This article discusses sexual assault on campus. Please refer to the end of the article for on- and off-campus resources.
After student complaints about inadequate preparation and inappropriate messaging in this year’s Hoya RealTalk play during New Student Orientation, Health Education Services held a feedback session and the Center for Student Engagement proposed structural changes to the weekend.
The Hoya RealTalk play, an annual interactive performance about alcohol, stress culture, sexual assault awareness and some identity-based concerns, is typically shown to orientation advisors and NSO captains ahead of the new student viewing. However, this year’s full OA cohort did not see the show in advance, were unaware of content surrounding sexual misconduct and felt inadequately trained to lead breakout discussions with new students following the skit, according to Captain Emily Jonsson (COL ’20).
Jonsson and four other captains in their third year leading NSO — who have completed Bringing in the Bystander trainings, SAPE trainings, I Am Ready facilitations and viewed past Hoya RealTalk performances — received an advance viewing of the play after they were asked to participate in the show and felt disturbed by the content, according Jonsson. They found that the final scenes of the play downplayed the severity of sexual assault, shifted blame away from the perpetrator and failed to include an explicit sexual assault content warning beforehand.
“Several of us left with tears in our eyes,” Jonsson wrote in an email to The Hoya. “While there were several problematic aspects of the play, the most significant, and the one that we had specifically asked to be removed 24 hours in advance of new students viewing this play, was the final three scenes of the play.”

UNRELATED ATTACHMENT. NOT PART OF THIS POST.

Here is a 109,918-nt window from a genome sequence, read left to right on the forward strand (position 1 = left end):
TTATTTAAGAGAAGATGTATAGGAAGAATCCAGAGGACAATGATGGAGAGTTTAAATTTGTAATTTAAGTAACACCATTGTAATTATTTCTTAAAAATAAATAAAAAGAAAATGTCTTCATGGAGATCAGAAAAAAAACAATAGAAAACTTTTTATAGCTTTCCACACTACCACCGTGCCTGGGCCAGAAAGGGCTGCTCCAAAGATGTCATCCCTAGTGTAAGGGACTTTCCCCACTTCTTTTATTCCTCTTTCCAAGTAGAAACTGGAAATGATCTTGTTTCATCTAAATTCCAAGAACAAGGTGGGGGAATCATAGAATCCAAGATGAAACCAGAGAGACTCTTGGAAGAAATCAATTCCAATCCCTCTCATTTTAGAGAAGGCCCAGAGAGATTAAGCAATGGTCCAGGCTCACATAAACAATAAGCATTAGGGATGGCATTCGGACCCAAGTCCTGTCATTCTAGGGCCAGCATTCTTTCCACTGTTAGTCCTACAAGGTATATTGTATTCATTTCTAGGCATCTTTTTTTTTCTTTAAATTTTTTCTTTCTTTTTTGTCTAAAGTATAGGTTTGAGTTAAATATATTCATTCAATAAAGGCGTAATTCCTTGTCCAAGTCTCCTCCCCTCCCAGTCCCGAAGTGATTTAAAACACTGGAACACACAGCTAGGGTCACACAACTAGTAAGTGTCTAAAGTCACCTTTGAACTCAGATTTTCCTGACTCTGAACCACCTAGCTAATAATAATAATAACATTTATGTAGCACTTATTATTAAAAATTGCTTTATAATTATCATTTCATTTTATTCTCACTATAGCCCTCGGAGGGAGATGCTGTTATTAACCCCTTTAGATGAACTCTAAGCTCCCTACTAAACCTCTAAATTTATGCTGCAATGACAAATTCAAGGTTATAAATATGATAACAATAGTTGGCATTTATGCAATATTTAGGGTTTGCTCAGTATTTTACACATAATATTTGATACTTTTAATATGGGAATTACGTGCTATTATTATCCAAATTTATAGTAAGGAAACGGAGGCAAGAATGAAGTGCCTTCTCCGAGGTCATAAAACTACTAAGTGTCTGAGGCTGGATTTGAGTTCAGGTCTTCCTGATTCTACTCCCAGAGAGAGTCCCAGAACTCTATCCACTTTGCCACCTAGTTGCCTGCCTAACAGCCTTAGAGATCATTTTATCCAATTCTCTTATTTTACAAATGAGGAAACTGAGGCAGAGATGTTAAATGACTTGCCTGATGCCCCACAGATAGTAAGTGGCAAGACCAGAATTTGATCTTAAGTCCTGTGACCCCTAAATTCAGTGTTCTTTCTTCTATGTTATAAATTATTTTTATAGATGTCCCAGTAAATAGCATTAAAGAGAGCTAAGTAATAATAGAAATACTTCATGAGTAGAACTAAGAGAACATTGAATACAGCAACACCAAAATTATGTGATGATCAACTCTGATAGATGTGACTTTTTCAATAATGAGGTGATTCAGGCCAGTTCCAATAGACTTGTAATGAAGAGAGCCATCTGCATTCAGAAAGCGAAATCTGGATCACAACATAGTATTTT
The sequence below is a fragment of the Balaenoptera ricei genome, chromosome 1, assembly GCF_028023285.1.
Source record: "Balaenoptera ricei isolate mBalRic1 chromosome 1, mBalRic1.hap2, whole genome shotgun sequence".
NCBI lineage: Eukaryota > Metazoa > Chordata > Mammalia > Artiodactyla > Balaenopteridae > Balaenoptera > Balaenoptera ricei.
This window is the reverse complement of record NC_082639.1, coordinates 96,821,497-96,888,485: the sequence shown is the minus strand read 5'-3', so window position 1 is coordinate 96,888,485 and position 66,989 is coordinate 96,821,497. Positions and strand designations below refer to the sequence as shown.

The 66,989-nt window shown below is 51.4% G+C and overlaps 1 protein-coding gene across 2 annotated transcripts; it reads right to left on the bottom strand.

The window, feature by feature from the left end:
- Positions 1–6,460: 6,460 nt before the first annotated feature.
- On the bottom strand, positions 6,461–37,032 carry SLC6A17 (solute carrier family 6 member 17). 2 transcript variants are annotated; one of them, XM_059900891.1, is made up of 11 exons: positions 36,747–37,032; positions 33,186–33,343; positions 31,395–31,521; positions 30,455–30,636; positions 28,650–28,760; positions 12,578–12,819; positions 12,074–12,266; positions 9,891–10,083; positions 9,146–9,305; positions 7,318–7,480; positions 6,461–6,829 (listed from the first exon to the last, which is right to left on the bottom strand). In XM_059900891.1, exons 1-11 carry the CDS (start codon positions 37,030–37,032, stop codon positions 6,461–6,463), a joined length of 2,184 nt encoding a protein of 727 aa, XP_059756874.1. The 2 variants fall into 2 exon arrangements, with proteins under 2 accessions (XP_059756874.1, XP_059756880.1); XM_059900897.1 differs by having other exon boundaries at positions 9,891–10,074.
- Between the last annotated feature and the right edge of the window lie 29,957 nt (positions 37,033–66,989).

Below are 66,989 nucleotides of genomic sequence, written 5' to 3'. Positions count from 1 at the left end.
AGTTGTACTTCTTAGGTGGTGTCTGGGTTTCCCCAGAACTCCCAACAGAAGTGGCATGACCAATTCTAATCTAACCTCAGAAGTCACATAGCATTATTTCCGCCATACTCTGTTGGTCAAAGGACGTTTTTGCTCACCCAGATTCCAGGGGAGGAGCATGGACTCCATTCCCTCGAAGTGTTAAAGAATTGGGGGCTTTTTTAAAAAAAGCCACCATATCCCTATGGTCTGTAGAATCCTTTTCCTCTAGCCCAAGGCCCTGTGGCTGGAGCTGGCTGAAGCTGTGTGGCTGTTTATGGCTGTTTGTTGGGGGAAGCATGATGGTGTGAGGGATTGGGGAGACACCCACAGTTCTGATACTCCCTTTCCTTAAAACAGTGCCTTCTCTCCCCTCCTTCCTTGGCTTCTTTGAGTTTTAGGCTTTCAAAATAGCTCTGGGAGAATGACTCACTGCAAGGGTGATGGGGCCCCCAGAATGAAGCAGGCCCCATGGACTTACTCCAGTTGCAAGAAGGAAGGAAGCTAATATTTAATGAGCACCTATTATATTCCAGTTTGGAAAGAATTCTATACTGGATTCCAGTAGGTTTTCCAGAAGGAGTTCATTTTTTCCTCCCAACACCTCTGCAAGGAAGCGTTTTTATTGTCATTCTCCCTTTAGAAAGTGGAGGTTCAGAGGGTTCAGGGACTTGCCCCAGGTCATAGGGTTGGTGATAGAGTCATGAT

Those three scenes depicted a sexual assault and its aftermath. After a drunken party scene that implied a sexual assault occured, a resident assistant casually talks to the victim and suggests on-campus resources she can utilize, according to Jonsson. In the final scene, the perpetrator admits he’s an alcoholic at an Alcoholics Anonymous meeting. The play ends with everyone hugging the perpetrator. Behind them, a message appears on a screen: “You Belong.”
Jonsson and the four other captains emailed NSO leadership to request the three scenes be removed ahead of the showing for the entire first-year class, new transfer students and OAs. The captains were told their feedback would be passed along to HES, but no changes were made to the program’s content, according to Jonsson.
Though in past years OAs viewed and provided feedback on Hoya RealTalk before NSO, time constraints limited collaboration this year, according to Carol Day, the director of HES. However, this year’s play was reviewed by student health and well-being experts, she said.